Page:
24 Greater Lesser perceived risk (z-score) “How much risk do you believe climate change poses to human health, safety, or prosperity?” High Sci lit/numeracy Low Sci lit/numeracy Low Sci lit/num. Hierarc Individ POLARIZATION INCREASES as scil-lit/numeracy increases High Sci lit/numeracy Egal Comm High Sci lit/numeracy Hierarch Individ Low Sci/lit numeracy Egal Comm U.S. general population survey, N = 1,500. Scale 0 (“no risk at all”) to 10 (“extreme risk”), M = 5.7, SD = 3.4. CIs reflect 0.95 level of confidence. source: Kahan, D.M., Peters, E., Wittlin, M., Slovic, P., Ouellette, L.L., Braman, D. & Mandel, G. The polarizing impact of science literacy and numeracy on perceived climate change risks. Nature Clim. Change, 2, (2012).

25 1. What the problem isn't: the public irrationality thesis (PIT) 2. What the problem is: motivated reasoning 3. What to communicate about sea level rise: it’s your team’s issue The Science Communication Problem

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27 Field experiments: Observe & measure

28 1. What the problem isn't: the public irrationality thesis (PIT) 2. What the problem is: motivated reasoning 3. What to communicate about sea level rise: it’s your team’s issue The Science Communication Problem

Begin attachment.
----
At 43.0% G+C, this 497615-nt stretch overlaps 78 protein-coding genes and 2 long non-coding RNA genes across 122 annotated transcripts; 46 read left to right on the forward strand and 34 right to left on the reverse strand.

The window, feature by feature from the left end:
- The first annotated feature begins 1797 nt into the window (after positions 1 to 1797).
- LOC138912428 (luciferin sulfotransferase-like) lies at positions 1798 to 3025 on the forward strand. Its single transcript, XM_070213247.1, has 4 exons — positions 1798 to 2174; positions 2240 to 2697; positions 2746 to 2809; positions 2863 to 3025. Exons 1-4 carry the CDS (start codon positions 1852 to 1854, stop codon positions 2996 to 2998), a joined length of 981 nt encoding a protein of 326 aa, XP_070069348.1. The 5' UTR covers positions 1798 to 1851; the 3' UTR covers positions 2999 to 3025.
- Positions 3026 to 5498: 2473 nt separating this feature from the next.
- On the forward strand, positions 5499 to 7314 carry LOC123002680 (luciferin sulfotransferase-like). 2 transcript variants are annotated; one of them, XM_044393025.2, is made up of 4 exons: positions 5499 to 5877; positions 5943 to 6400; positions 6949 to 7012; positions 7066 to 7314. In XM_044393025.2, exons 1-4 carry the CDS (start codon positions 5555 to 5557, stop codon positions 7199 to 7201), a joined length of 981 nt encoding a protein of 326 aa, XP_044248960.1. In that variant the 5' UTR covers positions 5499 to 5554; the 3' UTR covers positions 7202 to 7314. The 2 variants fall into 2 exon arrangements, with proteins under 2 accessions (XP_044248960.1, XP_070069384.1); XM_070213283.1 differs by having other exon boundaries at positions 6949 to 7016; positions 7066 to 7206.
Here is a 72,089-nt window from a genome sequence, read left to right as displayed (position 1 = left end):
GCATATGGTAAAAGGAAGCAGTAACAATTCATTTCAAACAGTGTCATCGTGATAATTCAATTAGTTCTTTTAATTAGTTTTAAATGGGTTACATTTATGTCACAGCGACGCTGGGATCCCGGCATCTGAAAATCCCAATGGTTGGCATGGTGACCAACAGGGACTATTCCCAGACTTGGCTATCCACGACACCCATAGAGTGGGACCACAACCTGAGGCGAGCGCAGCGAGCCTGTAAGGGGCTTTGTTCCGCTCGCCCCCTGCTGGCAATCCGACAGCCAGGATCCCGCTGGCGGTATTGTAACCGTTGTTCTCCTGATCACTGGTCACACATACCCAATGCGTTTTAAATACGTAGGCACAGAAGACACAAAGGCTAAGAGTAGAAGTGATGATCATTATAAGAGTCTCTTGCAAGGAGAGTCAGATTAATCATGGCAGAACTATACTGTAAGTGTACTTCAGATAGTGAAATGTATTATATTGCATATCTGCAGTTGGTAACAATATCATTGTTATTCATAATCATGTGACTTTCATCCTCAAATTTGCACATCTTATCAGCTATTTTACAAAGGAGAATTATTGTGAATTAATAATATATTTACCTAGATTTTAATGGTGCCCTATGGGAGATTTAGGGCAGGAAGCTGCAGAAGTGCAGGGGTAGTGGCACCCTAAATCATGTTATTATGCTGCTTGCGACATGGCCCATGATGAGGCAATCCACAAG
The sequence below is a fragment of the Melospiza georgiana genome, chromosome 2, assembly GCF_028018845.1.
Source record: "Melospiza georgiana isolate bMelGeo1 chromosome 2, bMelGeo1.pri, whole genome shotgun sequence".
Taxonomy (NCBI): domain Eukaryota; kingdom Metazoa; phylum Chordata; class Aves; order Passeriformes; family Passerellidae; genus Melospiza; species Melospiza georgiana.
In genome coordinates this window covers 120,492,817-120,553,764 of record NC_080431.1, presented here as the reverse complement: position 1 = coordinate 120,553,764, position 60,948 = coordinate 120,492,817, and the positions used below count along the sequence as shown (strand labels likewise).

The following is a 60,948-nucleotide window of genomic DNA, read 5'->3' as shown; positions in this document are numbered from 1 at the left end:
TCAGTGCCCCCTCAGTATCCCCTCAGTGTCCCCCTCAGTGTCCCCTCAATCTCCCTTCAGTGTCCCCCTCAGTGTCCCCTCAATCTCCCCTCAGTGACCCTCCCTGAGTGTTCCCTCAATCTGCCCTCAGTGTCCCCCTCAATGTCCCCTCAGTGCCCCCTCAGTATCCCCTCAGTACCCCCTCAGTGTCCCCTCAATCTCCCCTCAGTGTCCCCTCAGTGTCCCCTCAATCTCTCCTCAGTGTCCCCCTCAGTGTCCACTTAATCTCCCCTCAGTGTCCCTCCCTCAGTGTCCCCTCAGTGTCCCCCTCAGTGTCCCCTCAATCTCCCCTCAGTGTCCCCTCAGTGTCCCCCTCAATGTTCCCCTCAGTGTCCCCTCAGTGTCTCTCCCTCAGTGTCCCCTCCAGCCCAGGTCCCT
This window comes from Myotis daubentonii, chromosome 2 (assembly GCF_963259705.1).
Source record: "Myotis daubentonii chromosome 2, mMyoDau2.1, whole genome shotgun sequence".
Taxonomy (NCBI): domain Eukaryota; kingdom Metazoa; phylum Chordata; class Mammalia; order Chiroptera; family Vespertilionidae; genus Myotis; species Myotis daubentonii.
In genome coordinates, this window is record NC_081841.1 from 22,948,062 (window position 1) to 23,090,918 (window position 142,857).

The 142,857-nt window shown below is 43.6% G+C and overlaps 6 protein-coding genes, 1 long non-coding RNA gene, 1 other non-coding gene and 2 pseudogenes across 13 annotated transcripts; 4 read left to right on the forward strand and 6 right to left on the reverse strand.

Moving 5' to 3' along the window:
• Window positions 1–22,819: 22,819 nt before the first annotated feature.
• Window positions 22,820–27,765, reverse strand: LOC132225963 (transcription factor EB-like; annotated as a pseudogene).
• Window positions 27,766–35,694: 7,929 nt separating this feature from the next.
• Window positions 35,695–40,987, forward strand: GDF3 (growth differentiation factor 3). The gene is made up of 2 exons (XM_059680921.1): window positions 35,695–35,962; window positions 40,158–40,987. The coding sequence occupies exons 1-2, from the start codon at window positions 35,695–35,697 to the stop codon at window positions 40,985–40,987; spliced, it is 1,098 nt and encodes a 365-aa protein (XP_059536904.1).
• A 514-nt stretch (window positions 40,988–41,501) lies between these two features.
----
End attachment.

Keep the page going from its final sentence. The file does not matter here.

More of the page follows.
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31 Figuring sea level rise in Florida

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33 1. What the problem isn't: the public irrationality thesis (PIT) 2. What the problem is: motivated reasoning 3. What to communicate about sea level rise: it’s your team’s issue The Science Communication Problem

34 Figuring sea level rise in Florida

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40 1. What the problem isn't: the public irrationality thesis (PIT) 2. What the problem is: motivated reasoning 3. What to communicate about sea level rise: it’s your team’s issue The Science Communication Problem

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42 Figuring sea level rise in Florida

43 1. What the problem isn't: the public irrationality thesis (PIT) 2. What the problem is: motivated reasoning 3. What to communicate about sea level rise: it’s your team’s issue The Science Communication Problem

44 Cultural Cognition Cat Scan Experiment Go to